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Employment Law Update

By Claire Mansell - 11 Feb 2011

Significant changes to employment legislation

Parliament has passed several amendments to the Employment Relations Act and the Holidays Act. The amendments come into effect on 1 April 2011 and mean big changes for both employers and employees.

This newsletters covers:
• 90 day trial period - not as easy as it sounds
• Process quicker and more streamlined
• Employment Relations Authority more employer friendly?
• Cashing in 4th week of annual leave
• Proof of sickness
• Other changes to the Holidays Act

90 Day trial period - not as easy as it sounds

From 1 April 2011, all employers will be able to use the 90 day trial period clause for new employees. Under this clause, an employee dismissed within the first 90 days of employment cannot raise a personal grievance about the dismissal.

But be warned, 90 day trial periods are not as easy as they sound. First, you need to include a 90 day trial clause in the respective employee's employment agreement. Then the employee needs to agree to this clause and sign their employment agreement before they walk in the door on their first day.

Also, you cannot use the trial period if the employee has previously been employed by you.

Even if you do everything right, an employee can still bring a successful personal grievance. See our article of 8 September 2010 for an example.

Process quicker and more streamlined

The Mediation Service and Employment Relations Authority process will become more streamlined and user friendly. The changes include:

  • Mediators having more power to make recommendations.
  • An independent third party (the mediator) will be able to give a view on the merits of each party's position while they still have the opportunity to resolve the issue themselves.
  • Mediation being promoted as an early problem solving mechanism without the need for legal representatives, thereby reducing costs.
  • The Employment Relations Authority being able to throw out frivolous or vexatious claims.

Hopefully this will reduce the number of employees taking a personal grievance of little merit in the hope of a payout from the employer.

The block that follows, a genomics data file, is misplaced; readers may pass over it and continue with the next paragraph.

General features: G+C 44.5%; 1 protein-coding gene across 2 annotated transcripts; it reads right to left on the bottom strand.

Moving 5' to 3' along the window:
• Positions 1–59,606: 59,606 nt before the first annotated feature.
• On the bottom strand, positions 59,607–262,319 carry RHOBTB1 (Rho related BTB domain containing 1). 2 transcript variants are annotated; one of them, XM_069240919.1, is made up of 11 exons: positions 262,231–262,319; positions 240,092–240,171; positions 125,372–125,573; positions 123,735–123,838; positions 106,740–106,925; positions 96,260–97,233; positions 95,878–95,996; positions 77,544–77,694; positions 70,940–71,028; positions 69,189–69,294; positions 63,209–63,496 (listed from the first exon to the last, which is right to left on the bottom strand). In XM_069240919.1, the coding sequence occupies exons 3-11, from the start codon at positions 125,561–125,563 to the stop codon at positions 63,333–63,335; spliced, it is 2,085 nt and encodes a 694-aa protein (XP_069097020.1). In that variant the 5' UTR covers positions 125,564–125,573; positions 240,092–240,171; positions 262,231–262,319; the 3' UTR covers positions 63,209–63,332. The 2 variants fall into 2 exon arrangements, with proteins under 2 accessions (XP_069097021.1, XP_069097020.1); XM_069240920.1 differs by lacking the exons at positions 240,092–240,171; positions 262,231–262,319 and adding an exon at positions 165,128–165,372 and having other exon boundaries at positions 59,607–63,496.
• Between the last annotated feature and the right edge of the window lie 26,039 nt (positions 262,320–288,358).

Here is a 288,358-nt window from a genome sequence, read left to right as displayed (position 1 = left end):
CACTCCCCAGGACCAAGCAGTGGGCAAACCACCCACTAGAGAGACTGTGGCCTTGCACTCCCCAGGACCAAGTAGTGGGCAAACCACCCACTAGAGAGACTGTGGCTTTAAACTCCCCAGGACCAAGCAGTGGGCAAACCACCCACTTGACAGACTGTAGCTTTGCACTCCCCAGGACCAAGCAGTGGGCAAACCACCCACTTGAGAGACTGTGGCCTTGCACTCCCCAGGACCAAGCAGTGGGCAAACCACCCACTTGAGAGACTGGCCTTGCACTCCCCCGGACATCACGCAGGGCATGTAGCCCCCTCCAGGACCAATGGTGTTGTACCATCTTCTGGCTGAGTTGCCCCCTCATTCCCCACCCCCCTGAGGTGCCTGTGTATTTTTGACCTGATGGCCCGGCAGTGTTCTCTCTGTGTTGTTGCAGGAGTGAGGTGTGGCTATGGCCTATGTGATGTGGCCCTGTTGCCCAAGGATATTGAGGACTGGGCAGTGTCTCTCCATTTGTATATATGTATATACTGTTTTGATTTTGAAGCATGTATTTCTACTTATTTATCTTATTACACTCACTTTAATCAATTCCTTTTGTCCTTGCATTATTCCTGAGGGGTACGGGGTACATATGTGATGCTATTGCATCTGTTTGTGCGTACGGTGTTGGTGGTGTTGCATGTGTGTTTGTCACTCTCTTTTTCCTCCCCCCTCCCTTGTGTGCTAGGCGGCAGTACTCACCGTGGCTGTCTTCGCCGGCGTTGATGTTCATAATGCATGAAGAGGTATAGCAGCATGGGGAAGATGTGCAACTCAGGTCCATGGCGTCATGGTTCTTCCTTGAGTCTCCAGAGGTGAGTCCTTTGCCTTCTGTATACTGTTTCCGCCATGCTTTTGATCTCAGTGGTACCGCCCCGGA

Employment Relations Authority more employer friendly?

Changes to the legal tests should make it easier for the employers if their matter does reach the Employment Relations Authority.

The legal test for determining whether an employer acted fairly being based on what a fair and reasonable employer 'could' do, rather than what it 'would' do.

This implies there will be more than one 'reasonable' course of action available to employers. Under the current law, there is only one "reasonable" course of action available - and that is what a reasonable employer 'would' do.

Also, reinstatement will no longer be the primary remedy for unjustified dismissal.  Reinstatement, especially interim reinstatement has been a major concern for employers. Once the person has gone the employer does not want them back.

It follows that if reinstatement is no longer the primary remedy, the threshold for resisting reinstatement may be become lower.

Cashing in the 4th week of annual leave

Employees will be able to request to exchange their 4th week of annual leave (in whole or in part) for cash. The employee must make the request (not the employer), and it must be in writing.

The employer does not have to agree to the request and may put in place a policy that prevents the payout of the 4th week of annual leave.

The 4th week of annual leave does not need to be paid out as a week-long block. For example, an employee can have 3 days paid out, and in 6 months' time, have the remaining 2 days paid out.

Once an employee has put a request in writing, the employer must consider the request in a reasonable time. The employer must advise the employee, in writing, whether their request is approved or declined.

Proof of sickness

Employers who suspect an employee is abusing their sick leave entitlement will be able to require proof of sickness (usually a medical certificate) from the employee in the first 3 days of sick leave. The employer no longer needs to have reasonable grounds for suspecting that the sick leave is not being taken for genuine sickness.

If the employer does require proof of sickness, they are responsible for paying the reasonable costs of obtaining a medical certificate.

However, these rules only relate to the employee's first 3 days of sick leave. After 3 days, the employer has an automatic right to request proof of sickness (payable by the employee).

Other changes to the Employment Act

Other changes to the Holidays Act include:

  • Clearer rules about transferring public holidays for workers whose shift covers two days.
  • Clearer rules about what is and is not a working day.
  • Higher penalties for breaching the Holidays Act - all existing penalties will be doubled.

If you require any further information, or have any questions about how the decision could affect you, please contact Claire Mansell or your usual contact at Martelli McKegg on 09 379 7333.


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